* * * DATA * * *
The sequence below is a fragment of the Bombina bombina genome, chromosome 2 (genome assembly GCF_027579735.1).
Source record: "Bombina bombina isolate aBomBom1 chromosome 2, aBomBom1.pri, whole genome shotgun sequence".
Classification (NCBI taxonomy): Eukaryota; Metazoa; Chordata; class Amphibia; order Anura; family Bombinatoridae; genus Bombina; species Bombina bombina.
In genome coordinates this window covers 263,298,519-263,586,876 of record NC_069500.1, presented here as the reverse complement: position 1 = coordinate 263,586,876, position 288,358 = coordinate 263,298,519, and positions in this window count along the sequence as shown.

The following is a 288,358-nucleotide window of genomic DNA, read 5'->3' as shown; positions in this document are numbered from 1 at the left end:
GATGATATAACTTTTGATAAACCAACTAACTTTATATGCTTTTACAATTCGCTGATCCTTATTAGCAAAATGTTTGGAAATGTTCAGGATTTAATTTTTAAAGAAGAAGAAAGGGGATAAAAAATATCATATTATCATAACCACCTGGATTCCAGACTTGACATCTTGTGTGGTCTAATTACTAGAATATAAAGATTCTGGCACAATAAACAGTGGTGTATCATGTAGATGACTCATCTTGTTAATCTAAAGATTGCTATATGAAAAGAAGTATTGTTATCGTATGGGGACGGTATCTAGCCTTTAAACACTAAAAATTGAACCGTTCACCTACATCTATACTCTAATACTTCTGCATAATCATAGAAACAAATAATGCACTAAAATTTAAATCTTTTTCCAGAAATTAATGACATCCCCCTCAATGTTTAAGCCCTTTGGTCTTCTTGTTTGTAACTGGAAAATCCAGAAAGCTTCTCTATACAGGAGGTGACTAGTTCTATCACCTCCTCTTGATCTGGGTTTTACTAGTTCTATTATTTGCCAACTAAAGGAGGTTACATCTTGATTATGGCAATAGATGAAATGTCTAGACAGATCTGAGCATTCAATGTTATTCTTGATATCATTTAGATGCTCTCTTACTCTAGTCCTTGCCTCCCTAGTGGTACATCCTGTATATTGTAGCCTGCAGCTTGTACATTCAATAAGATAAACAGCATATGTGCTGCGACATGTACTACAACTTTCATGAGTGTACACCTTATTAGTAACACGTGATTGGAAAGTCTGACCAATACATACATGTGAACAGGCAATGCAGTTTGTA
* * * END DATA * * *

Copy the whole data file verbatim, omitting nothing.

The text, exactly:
The sequence below is a fragment of the Bombina bombina genome, chromosome 2 (genome assembly GCF_027579735.1).
Source record: "Bombina bombina isolate aBomBom1 chromosome 2, aBomBom1.pri, whole genome shotgun sequence".
Classification (NCBI taxonomy): Eukaryota; Metazoa; Chordata; class Amphibia; order Anura; family Bombinatoridae; genus Bombina; species Bombina bombina.
In genome coordinates this window covers 263,298,519-263,586,876 of record NC_069500.1, presented here as the reverse complement: position 1 = coordinate 263,586,876, position 288,358 = coordinate 263,298,519, and positions in this window count along the sequence as shown.

The following is a 288,358-nucleotide window of genomic DNA, read 5'->3' as shown; positions in this document are numbered from 1 at the left end:
GATGATATAACTTTTGATAAACCAACTAACTTTATATGCTTTTACAATTCGCTGATCCTTATTAGCAAAATGTTTGGAAATGTTCAGGATTTAATTTTTAAAGAAGAAGAAAGGGGATAAAAAATATCATATTATCATAACCACCTGGATTCCAGACTTGACATCTTGTGTGGTCTAATTACTAGAATATAAAGATTCTGGCACAATAAACAGTGGTGTATCATGTAGATGACTCATCTTGTTAATCTAAAGATTGCTATATGAAAAGAAGTATTGTTATCGTATGGGGACGGTATCTAGCCTTTAAACACTAAAAATTGAACCGTTCACCTACATCTATACTCTAATACTTCTGCATAATCATAGAAACAAATAATGCACTAAAATTTAAATCTTTTTCCAGAAATTAATGACATCCCCCTCAATGTTTAAGCCCTTTGGTCTTCTTGTTTGTAACTGGAAAATCCAGAAAGCTTCTCTATACAGGAGGTGACTAGTTCTATCACCTCCTCTTGATCTGGGTTTTACTAGTTCTATTATTTGCCAACTAAAGGAGGTTACATCTTGATTATGGCAATAGATGAAATGTCTAGACAGATCTGAGCATTCAATGTTATTCTTGATATCATTTAGATGCTCTCTTACTCTAGTCCTTGCCTCCCTAGTGGTACATCCTGTATATTGTAGCCTGCAGCTTGTACATTCAATAAGATAAACAGCATATGTGCTGCGACATGTACTACAACTTTCATGAGTGTACACCTTATTAGTAACACGTGATTGGAAAGTCTGACCAATACATACATGTGAACAGGCAATGCAGTTTGTA